A group of children poses for a photo in Crystal City Camp in this undated photoWhile there were also Germans interned in Crystal City, the majority were of Japanese descent

Ms Katsura’s and Ms Kamisato’s families successfully fought deportation and were eventually allowed to remain in the US. In 1988, then-President Ronald Reagan signed the Civil Liberties Act and apologized on behalf of the US government for the internment of Japanese-Americans. Under the act, the government paid tens of thousands of survivors of the camps $20,000 (£13,000) each in reparation.

But Japanese-Latin Americans did not qualify for the payments because they had not been US citizens or permanent residents of the US at the time of their internment. Outraged, they filed a class-action suit and 10 years later, the US government agreed to pay them $5,000 each. Most accepted, but a small group headed by camp survivor Art Shibayama decided to hold out, demanding to be paid the same as Japanese-Americans.

Blanca Katsura says that even though her childhood at the camp may not have been traumatic, no amount of money can compensate her family for its loss.

My parents wanted to go back to Peru but couldn’t. They missed the life they had there,” she recalls.

The Peruvian government sold us out to the US government and that is not a very nice feeling. How would you feel about it?

The Scottish mother of Japanese whisky

Rita Taketsuru

BBC:

Scotch enthusiasts found it hard to swallow recently when a Japanese single malt was named the world’s best whisky. But the fact that a Scot played a key role in establishing the hard stuff in Japan may make that news more palatable for some.

Jessie Roberta Cowan, from Kirkintilloch, had little idea how much her life was going to change when a young Japanese man took up lodgings at her family home in 1918.

Masataka Taketsuru had come to Scotland to study the art of whisky-making, taking up chemistry at Glasgow University before becoming an apprentice at Longmorn Distillery in Speyside and later at Hazelburn Distillery in Campbeltown.

Masataka and Jessie – who was known as Rita – soon formed a strong bond and on 8 January 1920 they married in a Glasgow registry office.

It was the beginning of a long journey that was to end with Rita becoming known as the mother of Japanese whisky.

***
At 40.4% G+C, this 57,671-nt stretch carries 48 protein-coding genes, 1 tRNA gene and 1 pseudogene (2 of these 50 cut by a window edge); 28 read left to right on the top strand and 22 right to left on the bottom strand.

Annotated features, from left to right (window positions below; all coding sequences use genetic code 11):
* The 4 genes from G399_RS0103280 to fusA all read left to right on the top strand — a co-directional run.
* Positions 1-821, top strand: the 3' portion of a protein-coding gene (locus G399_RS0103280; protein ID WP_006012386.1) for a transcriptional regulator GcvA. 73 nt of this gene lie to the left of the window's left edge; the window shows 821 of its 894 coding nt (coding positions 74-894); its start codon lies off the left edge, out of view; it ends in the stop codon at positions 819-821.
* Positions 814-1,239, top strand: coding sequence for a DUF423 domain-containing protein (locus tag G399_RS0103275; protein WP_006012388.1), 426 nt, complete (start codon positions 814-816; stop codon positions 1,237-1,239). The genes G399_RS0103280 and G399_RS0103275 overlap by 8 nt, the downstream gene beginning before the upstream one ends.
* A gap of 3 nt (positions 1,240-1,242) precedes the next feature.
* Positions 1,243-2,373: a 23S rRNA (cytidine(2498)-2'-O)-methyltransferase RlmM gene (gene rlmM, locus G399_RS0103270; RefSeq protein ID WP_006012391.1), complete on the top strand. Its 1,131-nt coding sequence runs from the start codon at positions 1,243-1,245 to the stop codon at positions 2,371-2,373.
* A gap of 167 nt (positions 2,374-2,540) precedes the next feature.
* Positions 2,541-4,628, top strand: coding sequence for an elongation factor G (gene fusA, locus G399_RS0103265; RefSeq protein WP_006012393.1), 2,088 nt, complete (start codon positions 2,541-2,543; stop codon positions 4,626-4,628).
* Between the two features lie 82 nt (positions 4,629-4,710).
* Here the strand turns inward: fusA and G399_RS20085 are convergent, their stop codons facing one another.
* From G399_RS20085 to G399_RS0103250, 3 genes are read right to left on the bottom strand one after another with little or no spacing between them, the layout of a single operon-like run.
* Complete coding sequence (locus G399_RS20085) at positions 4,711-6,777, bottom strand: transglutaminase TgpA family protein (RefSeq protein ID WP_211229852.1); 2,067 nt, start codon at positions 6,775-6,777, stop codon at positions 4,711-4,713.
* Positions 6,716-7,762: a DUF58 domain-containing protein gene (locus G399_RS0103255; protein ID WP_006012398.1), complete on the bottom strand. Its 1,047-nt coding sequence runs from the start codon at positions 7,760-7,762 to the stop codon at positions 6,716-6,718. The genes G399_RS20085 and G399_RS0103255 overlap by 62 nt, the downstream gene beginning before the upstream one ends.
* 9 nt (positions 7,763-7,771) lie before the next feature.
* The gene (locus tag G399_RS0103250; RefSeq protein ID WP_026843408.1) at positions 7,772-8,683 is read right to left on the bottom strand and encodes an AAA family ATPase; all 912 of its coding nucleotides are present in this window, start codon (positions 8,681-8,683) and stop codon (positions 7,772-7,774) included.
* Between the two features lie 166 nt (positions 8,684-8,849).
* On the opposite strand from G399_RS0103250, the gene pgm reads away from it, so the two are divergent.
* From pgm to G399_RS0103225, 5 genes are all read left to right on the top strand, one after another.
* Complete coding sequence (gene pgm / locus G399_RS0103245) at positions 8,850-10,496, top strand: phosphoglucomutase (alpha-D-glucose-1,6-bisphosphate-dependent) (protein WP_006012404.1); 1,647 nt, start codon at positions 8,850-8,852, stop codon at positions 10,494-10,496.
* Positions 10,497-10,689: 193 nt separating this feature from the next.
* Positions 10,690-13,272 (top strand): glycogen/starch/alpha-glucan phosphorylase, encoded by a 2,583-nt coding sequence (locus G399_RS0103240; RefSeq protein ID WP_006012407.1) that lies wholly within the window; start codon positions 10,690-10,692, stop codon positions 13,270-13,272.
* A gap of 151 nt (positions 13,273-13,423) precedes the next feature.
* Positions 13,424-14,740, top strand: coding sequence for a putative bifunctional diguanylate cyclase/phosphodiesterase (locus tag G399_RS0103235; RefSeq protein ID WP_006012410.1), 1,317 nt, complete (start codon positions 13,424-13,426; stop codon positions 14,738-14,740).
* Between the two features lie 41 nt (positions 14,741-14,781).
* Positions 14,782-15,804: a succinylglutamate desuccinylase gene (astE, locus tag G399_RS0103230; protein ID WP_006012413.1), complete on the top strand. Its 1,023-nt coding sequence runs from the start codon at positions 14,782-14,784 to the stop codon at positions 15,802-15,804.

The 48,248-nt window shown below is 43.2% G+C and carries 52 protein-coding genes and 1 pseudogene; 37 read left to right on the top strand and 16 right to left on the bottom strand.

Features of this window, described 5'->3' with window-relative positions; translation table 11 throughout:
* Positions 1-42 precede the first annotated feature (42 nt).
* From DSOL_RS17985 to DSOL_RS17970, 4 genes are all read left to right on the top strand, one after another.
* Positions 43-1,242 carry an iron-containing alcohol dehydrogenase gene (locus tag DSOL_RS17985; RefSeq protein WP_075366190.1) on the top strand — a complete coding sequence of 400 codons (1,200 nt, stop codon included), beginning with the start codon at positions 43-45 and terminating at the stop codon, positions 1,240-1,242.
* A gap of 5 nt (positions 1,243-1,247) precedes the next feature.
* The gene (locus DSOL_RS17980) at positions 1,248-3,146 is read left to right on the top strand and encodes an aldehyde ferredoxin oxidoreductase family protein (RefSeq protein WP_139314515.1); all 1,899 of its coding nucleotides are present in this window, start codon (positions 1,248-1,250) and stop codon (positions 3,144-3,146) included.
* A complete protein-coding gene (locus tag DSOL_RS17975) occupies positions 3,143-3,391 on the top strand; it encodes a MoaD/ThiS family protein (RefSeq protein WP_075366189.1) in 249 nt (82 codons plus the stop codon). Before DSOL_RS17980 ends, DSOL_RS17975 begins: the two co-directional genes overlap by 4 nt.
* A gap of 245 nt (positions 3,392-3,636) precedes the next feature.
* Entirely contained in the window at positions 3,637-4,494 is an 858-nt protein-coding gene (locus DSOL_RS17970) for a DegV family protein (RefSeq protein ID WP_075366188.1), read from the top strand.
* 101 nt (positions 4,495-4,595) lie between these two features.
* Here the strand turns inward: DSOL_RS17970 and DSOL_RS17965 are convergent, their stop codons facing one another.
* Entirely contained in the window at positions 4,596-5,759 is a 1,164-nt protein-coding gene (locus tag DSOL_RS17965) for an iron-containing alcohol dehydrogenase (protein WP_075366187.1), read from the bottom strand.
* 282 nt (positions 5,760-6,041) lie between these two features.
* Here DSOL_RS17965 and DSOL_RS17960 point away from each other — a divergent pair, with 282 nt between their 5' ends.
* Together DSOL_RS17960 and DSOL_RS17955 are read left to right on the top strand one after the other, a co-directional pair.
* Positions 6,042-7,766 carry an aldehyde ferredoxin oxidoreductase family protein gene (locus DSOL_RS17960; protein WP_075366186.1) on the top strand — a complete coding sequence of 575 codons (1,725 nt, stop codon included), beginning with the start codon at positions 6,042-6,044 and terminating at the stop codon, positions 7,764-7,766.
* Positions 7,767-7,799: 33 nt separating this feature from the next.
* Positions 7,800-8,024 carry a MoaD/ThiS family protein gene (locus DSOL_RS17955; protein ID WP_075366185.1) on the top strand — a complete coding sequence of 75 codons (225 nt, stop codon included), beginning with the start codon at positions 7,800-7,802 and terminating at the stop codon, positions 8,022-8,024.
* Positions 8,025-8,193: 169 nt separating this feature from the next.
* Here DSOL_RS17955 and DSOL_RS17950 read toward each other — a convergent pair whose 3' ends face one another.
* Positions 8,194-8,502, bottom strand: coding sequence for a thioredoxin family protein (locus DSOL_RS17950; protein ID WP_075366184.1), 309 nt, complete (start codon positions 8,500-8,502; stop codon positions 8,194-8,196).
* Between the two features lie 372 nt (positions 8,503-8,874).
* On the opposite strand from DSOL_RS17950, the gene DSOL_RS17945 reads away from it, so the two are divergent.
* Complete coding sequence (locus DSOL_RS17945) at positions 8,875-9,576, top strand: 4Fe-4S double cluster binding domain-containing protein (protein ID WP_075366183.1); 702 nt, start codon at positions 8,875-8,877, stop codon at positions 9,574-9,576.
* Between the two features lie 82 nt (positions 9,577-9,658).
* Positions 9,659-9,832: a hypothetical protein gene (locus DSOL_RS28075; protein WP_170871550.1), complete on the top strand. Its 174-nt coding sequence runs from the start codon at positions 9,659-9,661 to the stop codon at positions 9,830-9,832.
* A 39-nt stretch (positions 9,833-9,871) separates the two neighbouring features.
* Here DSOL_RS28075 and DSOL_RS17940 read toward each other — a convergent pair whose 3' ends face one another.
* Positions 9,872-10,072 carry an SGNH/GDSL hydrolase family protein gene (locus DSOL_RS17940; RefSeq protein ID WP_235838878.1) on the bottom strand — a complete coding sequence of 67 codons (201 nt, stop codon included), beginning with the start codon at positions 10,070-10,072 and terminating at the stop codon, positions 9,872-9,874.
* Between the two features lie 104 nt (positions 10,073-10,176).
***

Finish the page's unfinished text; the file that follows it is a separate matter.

Masataka TaketsuruMasataka Taketsuru came to Scotland to learn the art of whisky-making

Shortly after their marriage, Rita followed her husband back to Japan as he pursued his dream of building his own distillery.

By 1923 he was in Kyoto, working for Kotobukiya – later to become Japanese drinks giant Suntory – tasked with building Japan’s first genuine whisky plant at Yamazaki. A decade later, he prepared to start up his own distillery at Yoichi, marking the beginnings of what was to become major Japanese drinks business Nikka.

Rita’s role in helping Masataka produce his first whisky in 1940 cannot be underestimated, according to Nikka Whisky international sales manager Emiko Kaji.

Rita played a very important role in Masataka’s life work,” she said.

She provided not only moral support but also financial support when they had a difficult time.

“She made every effort to adopt herself to the Japanese culture and stay with him all the time, even during the world war.”

Mr Kaji added: “It is said that she was good at Japanese cooking and served traditional Japanese dishes. Her income from teaching English and piano sometimes helped the household. Rita’s network through the job also connected Masataka with other investors to establish his own company. Masataka could not have overcome a lot of difficulties without loyal support by Rita.”

Nikka Whisky Distillery at YoichiThe Nikka distillery is still operating in Yoichi

Yoichi was a world away from the bustling city of Kyoto. Based on the northernmost main island of Japan, Hokkaido, it offered a much more isolated way of life.

But Masataka saw it as the perfect place to build a distillery.